The Inquirer-Home

Sparkle's souped-up 8800GT matches the 8800GTX

First INQpressions Sparkle Geforce 8800GT
Tue Oct 30 2007, 10:17

Product: Sparkle 8800 GT / Calibre P888

SO EVEYONE'S GOT their fair share of the new Geforce 8800GT 512MB GPU cards - most of them are standard 600 MHz GPU / GDDR3-1800 memory.

We also had a quick look at the part from Sparkle - a unit whose PCB is actually manufactured by this Taiwanese vendor, rather than taken from Nvidia, and the GPU runs at 675MHz by default (Sparkle offers both standard and " Calibre" overclocked versions). We also managed to push the memory to around GDDR3-1930, but that was how far it went if we wanted 3DMark runs completed - more could be done with further tuning.

Unfortunately, no tricks here *yet* to re-enable those 16 remaining shader units to make up to the total 128, which would push the unit ahead of some GTX offerings.

The single slot card doesn't differ from other 8800GT offerings visually, except for the Sparkle sticker - as you can see on the photo, single slot width now leaves a plenty of space on board for, say, physics or RAID or extra sound.


Before going to DirectX 10 and Vista, which somehow isn't exactly sweeping the market, we stuck to the old stuff and ran the card first using the trusted old measure, 3DMark06 in WindowsXP 32-bit, at 1280x1024 SXGA resolution with and without anti-aliasing.

This card will appeal most to the users trying to maximise the performance of their 19-inch to 22-inch monitors, running at either 1280x1024 or 1680x1050 resolutions. Anything higher means more GPU memory bandwidth needed to fill in 1920x1200 or 2560x1600 screens, and of course much more expensive displays - meaning one can afford those more expensive cards too, then.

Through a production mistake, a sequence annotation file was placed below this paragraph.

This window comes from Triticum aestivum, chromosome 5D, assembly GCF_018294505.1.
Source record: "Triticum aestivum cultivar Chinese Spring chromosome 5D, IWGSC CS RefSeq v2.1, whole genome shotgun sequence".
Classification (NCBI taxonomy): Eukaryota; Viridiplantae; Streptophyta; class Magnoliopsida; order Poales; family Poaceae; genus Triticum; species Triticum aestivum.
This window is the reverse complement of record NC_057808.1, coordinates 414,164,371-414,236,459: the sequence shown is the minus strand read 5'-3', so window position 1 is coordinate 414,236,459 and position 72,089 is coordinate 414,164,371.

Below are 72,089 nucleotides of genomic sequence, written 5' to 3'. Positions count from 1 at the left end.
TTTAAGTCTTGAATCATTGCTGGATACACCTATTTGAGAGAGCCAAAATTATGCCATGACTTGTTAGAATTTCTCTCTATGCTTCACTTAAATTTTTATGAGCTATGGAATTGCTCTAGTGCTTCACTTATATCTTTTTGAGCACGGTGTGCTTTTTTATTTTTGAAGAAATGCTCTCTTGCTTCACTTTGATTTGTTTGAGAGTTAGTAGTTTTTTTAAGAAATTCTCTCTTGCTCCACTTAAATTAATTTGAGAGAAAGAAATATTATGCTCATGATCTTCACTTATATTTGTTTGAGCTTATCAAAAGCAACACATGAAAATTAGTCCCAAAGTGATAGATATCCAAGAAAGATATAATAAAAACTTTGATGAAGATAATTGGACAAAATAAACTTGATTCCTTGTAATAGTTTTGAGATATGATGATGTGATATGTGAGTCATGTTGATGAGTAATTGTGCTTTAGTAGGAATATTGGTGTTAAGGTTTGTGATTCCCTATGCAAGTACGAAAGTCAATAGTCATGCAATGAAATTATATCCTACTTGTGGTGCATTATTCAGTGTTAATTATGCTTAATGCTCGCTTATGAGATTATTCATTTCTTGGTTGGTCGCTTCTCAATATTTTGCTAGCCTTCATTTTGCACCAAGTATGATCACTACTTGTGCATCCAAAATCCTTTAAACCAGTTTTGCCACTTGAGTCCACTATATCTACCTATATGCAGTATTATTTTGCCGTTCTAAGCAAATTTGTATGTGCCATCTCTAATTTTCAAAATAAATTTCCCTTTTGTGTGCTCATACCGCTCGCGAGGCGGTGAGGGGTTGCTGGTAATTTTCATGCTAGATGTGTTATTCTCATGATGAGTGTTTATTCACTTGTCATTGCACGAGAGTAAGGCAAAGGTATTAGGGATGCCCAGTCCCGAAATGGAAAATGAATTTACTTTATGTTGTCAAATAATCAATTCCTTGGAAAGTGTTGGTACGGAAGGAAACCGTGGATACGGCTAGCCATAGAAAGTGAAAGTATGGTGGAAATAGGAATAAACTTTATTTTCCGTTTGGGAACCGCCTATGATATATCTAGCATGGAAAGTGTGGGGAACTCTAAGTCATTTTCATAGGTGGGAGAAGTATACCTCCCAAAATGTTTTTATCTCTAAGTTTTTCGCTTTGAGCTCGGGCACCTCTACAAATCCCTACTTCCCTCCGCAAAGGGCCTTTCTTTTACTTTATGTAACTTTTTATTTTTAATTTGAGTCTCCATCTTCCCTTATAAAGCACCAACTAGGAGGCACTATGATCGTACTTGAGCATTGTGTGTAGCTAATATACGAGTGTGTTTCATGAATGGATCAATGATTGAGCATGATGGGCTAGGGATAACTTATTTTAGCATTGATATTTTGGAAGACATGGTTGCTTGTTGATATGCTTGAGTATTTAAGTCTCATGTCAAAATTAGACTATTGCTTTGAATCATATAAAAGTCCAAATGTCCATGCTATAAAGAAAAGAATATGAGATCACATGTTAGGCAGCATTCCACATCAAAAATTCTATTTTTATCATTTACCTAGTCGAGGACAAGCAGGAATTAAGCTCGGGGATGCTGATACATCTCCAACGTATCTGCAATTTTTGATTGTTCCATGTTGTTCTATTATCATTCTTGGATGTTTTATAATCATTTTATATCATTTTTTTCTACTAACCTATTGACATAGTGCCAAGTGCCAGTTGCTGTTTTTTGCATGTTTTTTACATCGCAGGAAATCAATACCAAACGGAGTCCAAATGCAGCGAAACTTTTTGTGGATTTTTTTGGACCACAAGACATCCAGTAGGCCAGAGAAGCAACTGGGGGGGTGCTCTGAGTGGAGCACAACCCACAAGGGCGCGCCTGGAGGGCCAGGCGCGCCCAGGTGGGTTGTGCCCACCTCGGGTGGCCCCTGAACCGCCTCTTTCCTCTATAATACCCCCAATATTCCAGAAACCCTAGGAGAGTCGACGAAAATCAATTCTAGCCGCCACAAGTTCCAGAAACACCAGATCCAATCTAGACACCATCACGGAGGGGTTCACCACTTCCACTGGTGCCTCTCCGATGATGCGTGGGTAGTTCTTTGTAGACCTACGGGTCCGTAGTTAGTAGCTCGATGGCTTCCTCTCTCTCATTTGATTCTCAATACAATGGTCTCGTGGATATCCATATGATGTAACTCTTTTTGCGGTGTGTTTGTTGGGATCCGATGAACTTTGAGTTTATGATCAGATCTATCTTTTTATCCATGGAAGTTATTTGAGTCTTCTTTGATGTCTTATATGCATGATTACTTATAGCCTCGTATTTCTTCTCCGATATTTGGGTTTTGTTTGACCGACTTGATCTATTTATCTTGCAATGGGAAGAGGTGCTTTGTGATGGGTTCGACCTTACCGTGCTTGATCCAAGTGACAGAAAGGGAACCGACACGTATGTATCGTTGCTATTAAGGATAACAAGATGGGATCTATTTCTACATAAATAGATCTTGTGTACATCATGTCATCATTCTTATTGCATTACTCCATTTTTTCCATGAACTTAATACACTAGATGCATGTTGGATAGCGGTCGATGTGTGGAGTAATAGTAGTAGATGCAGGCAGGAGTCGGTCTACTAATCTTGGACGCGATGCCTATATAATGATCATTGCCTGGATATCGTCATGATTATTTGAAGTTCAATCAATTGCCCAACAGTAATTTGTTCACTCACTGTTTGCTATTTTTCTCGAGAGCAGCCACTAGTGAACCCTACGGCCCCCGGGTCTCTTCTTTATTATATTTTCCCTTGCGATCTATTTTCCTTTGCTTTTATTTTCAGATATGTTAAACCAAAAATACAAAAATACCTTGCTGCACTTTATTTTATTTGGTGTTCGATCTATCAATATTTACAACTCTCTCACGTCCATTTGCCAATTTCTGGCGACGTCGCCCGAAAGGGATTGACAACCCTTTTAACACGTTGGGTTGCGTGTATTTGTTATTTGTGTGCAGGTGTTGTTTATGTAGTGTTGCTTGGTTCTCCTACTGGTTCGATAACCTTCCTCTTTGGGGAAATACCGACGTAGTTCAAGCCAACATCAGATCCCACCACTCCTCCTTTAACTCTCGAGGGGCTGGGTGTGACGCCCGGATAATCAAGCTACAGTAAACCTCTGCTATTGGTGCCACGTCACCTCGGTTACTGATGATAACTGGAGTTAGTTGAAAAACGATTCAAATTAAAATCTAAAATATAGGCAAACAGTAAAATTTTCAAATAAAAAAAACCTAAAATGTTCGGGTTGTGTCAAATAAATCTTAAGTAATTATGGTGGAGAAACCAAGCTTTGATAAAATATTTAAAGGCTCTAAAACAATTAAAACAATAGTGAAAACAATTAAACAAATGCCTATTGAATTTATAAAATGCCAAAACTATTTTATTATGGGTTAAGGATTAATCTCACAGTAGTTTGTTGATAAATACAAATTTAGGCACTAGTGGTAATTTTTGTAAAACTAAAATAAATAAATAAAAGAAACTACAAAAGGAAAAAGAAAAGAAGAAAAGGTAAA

In this first quick round, we ran 3DMark06 on a quad-core Intel QX6850 at 3.33 GHz FSB 1667 using an Asus Striker Extreme mobo and 2 GB GEIL DDR2-833 CL3-3-3-5 memory. The initial ForceWare 169.01 driver didn't detect 8800GT, so, with Theo's help we managed to get two drivers: a 167-series beta which detected the card, but said how there is not enough power for it, and reduced the speed (even though extra 6-pin power was on), and another driver with the same 169.01 release number - but updated - that worked. Boy, do we love it when we see two different drivers with the same version number - tells you something about the GPU vendor behind them.

Here are the SXGA 3DMark results at 675 MHz GPU / GDDR3-1900:

3DMark No AA 4xAA
Overall 12911 9832
SM 2.0 5427 4361
SM 3.0 5294 3795

and 1920x1200 WUXGA:

3DMark No AA 4xAA
Overall 9109 7033
SM 2.0 3410 2722
SM 3.0 3507 2478

Overall, no surprises here. The card could easily come near the 8800GTX levels, comfortably overtaking - and possibly terminating - the 8800GTS variety along the way. Sparkle's extra 75MHz on the GPU factory clock setting do help here quite a bit, and the memory overclock was useful too. The drop off as we move to HD WUXGA resolution is too high; 24-inchers should still consider the 8800Ultra or the upcoming G92-300 cards.

Good Perfect card for mainstream 19-22-inch gamers
Bad If they already made the PCB, could have also put better/more RAM
Ugly Looks like ATI HD3870 may upset GF8800GT position

Barwench's Verdict



Share this:

blog comments powered by Disqus
Subscribe to INQ newsletters

Sign up for INQbot – a weekly roundup of the best from the INQ

INQ Poll

Heartbleed bug discovered in OpenSSL

Have you reacted to Heartbleed?